You May Like

Turbulent Transition Imperils Tunisia’s Arab Spring Gains

Critics say new anti-terrorism laws worsen Tunisia's situation while others put faith in country’s vibrant civil organizations, women’s movement More

Burundi’s Political Crisis May Become Humanitarian One

United Nations aid agencies issue warning as deadly violence sends tens of thousands fleeing More

Yemenis Adjust to Life Under Houthi Rule

Locals want warring parties to strike deal to stop bloodletting before deciding how country is governed More

This forum has been closed.
Comments
     
There are no comments in this forum. Be first and add one

Featured Videos

Your JavaScript is turned off or you have an old version of Adobe's Flash Player. Get the latest Flash player.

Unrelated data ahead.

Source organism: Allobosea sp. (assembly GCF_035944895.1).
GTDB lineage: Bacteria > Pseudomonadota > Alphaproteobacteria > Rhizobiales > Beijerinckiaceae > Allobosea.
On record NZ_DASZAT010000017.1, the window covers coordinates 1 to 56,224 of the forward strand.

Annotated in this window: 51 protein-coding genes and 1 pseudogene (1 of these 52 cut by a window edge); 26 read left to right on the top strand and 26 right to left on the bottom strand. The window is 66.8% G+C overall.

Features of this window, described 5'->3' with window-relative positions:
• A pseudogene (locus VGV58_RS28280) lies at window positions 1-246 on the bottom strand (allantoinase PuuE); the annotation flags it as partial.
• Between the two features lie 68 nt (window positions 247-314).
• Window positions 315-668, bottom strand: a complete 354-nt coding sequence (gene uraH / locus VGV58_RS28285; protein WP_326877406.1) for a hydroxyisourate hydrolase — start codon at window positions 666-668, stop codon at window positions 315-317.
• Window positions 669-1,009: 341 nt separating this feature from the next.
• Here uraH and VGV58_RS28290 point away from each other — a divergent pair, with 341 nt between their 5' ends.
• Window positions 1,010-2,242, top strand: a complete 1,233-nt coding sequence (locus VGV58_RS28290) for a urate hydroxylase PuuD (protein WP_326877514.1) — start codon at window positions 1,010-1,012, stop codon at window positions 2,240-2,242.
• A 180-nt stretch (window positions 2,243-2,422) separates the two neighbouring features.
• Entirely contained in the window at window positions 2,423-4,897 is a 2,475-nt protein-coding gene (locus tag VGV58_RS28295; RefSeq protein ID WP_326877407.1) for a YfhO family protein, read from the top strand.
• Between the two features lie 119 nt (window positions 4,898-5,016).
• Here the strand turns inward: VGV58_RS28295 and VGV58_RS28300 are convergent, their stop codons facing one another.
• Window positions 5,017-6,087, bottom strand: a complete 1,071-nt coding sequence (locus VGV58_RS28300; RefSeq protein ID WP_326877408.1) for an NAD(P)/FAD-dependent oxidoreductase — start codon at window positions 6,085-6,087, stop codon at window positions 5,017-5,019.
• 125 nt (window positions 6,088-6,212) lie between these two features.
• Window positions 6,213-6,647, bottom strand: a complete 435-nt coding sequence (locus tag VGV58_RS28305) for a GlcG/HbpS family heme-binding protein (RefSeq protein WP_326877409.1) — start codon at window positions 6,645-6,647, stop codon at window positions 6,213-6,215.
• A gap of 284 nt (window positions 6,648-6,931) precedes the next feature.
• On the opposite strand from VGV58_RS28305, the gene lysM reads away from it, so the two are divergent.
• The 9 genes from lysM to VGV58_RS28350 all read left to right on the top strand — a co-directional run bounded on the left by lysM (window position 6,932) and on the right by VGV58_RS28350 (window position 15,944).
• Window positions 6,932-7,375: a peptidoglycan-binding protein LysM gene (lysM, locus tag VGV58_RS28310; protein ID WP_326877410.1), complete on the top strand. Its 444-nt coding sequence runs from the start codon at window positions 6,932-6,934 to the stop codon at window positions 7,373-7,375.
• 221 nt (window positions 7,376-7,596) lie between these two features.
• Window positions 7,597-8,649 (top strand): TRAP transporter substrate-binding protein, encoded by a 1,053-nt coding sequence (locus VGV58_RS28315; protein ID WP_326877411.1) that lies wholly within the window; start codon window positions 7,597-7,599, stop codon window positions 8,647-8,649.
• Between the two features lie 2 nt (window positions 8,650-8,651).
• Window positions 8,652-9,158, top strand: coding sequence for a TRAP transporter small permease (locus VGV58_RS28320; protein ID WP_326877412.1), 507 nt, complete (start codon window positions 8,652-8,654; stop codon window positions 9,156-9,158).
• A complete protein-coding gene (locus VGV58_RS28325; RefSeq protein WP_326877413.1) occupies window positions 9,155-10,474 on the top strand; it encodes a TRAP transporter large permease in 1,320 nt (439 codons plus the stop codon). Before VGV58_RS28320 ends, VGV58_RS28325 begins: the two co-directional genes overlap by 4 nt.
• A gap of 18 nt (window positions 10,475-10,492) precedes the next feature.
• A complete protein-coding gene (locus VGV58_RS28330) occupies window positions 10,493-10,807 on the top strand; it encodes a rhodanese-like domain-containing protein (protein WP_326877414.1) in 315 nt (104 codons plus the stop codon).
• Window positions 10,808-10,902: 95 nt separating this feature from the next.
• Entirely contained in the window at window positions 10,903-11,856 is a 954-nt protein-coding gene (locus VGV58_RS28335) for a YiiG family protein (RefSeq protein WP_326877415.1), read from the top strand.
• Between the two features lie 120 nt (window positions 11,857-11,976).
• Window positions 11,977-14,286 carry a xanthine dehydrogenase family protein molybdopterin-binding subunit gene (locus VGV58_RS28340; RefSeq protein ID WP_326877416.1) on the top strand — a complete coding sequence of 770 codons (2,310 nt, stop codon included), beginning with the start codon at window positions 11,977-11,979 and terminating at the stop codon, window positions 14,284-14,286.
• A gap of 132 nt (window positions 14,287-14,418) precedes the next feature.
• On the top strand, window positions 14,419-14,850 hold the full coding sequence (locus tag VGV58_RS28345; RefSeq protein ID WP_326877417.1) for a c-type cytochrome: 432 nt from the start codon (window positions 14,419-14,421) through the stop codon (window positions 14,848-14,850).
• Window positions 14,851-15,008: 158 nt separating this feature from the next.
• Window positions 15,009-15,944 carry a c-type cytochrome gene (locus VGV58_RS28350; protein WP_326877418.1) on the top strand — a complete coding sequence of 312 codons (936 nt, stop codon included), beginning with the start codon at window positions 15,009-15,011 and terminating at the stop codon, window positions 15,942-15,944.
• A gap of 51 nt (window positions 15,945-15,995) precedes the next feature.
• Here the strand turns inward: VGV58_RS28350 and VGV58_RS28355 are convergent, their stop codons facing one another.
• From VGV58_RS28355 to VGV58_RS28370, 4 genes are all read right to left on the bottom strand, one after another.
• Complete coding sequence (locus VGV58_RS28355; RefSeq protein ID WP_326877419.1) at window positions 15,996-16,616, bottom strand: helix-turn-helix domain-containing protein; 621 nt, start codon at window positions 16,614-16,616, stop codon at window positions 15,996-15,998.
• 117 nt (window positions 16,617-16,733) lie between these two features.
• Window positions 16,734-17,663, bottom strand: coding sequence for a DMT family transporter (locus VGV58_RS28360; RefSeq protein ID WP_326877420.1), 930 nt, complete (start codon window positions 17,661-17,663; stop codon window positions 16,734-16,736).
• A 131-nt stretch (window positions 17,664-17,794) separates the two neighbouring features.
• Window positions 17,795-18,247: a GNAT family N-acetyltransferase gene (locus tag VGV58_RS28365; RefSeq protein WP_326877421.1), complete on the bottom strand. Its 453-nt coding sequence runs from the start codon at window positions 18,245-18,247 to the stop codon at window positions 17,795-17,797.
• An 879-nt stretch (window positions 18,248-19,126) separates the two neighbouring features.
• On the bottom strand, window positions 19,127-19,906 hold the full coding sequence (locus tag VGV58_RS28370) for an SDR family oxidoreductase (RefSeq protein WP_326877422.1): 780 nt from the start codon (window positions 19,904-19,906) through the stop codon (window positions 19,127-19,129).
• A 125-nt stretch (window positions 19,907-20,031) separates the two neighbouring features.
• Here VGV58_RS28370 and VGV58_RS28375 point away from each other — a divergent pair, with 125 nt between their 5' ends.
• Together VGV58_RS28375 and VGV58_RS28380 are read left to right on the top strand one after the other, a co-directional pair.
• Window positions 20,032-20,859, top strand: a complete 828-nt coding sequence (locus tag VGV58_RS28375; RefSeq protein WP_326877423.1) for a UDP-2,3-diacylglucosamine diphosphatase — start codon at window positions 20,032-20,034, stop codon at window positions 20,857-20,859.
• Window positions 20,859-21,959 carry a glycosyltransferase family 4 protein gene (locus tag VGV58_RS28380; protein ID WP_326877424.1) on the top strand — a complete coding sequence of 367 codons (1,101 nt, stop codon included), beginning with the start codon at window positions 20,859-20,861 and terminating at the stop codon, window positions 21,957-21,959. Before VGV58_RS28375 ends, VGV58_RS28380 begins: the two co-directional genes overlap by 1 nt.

Texas Town Residents Told to 'Just Leave' Ahead of Flood Threati
X
Greg Flakus
May 29, 2015 11:24 PM
Water from heavy rain in eastern and central Texas is now swelling rivers that flow into the Gulf of Mexico, threatening towns along their banks. VOA’s Greg Flakus visited the town of Wharton, southwest of Houston, where the Colorado River is close to cresting.
Video

Video Texas Town Residents Told to 'Just Leave' Ahead of Flood Threat

Water from heavy rain in eastern and central Texas is now swelling rivers that flow into the Gulf of Mexico, threatening towns along their banks. VOA’s Greg Flakus visited the town of Wharton, southwest of Houston, where the Colorado River is close to cresting.
Video

Video New York's One World Trade Center Observatory Opens to Public

From New Jersey to Long Island, from Northern suburbs to the Atlantic Ocean, with all of New York City in-between.  That view became available to the public Friday as the One World Trade Center Observatory opened in New York -- atop the replacement for the buildings destroyed in the September 11, 2001, attacks.  VOA’s Bernard Shusman reports.
Video

Video Seoul Sponsors Korean Unification Fair